Although medium- and high-wage employment spells were somewhat longer than low-wage employment spells, they were shorter than expected. The reason is that a nontrivial percentage of medium-wage workers exited into low-wage or high-wage jobs, and a nontrivial percentage of high-wage workers exited into medium-wage jobs. Among medium-wage workers, about 30 percent of males and females ultimately exited into higher-wage jobs, and 28 percent of males and 19 percent of females ultimately exited into low-wage jobs (not shown). Among those starting high-wage job spells, about 37 percent of males and females exited into medium-wage jobs within 44 months.

Figure VI.2.
Cumulative Exit Rates from Low-, Medium- and High-Wage Employment Spells of the Same Wage Type, By Gender
 
Figure Vi.2a. tive Exit Rates From Low-, Medium- and High-Wage Employment Spells Of The Same

Figure Vi.2b. Cumulative Exit Rates From Low-, Medium- And High-Wage Employment Spells Of The Same

Source: 1996 SIPP longitudinal files using the entry cohort sample.

Thus, there is considerable wage movement over time for those starting medium- and high-wage spells, as well as for those starting low-wage spells. These wage fluctuations could be due partly to reporting errors in hourly wages or in monthly earnings and hours worked per week (for those who could not directly report hourly wages) or to temporary changes in labor supply effort or earnings levels (although we "smoothed" the constructed wage measures within waves to help alleviate this problem). We believe, however, that our findings reflect real movements of medium- and high-wage workers across wage categories. This interpretation is supported by findings from the overall employment analysis that many workers in our sample who started higher-wage jobs at the start of the panel period experienced multiple job and employment spells over the three-and-one-half-year follow-up period. Thus, wage and job mobility is common both for higher earners and for low earners.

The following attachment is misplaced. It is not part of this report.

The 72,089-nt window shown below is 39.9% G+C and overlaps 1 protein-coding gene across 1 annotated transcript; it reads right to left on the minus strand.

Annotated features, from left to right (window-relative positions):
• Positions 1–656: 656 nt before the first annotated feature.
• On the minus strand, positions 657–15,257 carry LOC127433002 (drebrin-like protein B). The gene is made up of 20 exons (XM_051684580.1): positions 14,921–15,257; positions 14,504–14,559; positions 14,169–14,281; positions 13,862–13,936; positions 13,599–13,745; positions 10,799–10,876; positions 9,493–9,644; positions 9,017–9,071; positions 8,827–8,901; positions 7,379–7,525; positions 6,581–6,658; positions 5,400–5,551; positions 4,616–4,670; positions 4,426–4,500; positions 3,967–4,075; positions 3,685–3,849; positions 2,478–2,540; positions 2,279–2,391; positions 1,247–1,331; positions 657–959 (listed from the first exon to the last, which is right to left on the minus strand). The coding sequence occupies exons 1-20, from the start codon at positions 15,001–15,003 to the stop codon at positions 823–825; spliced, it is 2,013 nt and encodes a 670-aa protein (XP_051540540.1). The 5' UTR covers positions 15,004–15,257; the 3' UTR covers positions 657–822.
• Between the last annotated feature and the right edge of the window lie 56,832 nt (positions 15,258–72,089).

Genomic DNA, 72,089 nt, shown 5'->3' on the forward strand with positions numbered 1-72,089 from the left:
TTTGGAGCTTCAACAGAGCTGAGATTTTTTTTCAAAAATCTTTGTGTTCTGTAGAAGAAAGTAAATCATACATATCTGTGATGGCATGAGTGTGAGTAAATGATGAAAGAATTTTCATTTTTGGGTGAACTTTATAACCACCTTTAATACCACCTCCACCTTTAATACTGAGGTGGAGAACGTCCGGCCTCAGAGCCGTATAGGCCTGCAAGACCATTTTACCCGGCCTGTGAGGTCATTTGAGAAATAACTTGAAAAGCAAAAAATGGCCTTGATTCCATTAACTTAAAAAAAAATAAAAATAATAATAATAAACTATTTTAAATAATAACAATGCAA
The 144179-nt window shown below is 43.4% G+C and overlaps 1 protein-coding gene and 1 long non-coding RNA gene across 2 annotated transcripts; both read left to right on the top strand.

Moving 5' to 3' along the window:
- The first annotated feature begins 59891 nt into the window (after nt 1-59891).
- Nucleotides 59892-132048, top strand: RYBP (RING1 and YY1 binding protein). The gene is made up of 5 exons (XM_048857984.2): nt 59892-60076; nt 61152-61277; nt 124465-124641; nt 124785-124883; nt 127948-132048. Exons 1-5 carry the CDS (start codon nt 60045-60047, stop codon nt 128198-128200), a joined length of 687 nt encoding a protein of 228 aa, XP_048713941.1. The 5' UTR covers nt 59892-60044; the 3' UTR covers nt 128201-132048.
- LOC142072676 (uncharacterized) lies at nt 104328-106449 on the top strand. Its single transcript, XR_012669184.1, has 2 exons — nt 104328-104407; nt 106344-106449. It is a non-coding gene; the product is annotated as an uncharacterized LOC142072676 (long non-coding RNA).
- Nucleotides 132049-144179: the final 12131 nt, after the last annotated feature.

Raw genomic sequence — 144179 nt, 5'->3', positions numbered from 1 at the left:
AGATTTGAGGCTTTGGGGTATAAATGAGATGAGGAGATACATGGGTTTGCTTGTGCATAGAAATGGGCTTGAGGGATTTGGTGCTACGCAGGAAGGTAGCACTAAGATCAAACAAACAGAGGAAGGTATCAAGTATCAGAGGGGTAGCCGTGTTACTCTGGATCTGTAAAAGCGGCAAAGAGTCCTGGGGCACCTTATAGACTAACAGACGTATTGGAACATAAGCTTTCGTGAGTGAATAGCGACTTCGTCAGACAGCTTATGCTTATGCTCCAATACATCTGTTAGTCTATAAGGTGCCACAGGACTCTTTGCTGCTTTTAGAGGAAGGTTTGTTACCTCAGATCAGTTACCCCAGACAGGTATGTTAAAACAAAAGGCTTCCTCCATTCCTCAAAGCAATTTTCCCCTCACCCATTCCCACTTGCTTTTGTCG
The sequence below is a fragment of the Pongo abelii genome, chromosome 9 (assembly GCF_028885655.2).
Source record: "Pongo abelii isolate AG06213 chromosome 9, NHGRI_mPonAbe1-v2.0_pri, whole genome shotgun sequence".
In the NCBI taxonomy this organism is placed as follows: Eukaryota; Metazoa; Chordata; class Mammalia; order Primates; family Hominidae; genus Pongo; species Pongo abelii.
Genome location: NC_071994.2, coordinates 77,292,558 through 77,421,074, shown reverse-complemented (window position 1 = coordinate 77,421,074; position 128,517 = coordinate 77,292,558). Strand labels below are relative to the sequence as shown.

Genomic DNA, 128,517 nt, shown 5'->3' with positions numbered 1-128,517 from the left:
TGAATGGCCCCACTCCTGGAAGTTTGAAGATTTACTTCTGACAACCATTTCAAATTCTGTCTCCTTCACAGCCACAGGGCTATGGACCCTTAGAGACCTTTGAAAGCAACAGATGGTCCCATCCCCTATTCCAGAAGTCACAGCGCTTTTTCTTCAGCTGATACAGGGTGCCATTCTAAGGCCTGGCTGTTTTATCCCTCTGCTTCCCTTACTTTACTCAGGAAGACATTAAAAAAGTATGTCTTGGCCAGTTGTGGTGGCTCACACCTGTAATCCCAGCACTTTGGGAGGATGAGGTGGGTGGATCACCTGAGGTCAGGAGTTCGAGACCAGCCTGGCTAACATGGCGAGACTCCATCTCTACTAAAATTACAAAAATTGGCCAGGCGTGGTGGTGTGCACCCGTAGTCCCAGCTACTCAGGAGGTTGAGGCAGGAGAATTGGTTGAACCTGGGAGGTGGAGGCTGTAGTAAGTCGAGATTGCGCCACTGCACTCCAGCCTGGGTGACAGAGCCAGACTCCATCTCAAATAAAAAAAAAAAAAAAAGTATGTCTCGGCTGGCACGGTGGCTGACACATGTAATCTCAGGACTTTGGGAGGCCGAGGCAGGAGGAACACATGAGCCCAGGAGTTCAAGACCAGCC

During the mid- to late 1990s, overall employment spells lasted substantially longer for those starting higher-wage than lower-wage jobs (Figure VI.3, and Tables E.3 and E.4). About 65 percent of low-wage male and female workers became nonemployed within two years after starting their jobs. In contrast, only about 45 percent of medium-wage and 39 percent of high-wage workers became nonemployed over the same period. Thus, although wage fluctuations were common for all groups of workers, unemployment was less of a problem for higher-wage workers than for low-wage ones. Again, our overall employment analysis supports these findings, because over a fixed three-and-one-half-year follow-up period, low-wage workers spent, on average, more than twice as many weeks unemployed than higher-wage workers.

Figure VI.3.
Cumulative Exit Rates from Low-, Medium-, and High-Wage Employment Spells of Any Wage Type, By Gender
 
Figure Vi.3a. Cumulative Exit Rates From Low-, Medium-, And , and High-Wage Employment Spells Of Any Wage Type, By Gender

Figure Vi.3b. Cumulative Exit Rates From Low-, Medium-, And High-Wage Employment Spells Of Any Wage Type, By Gender

Source: 1996 SIPP longitudinal files using the entry cohort sample of spells.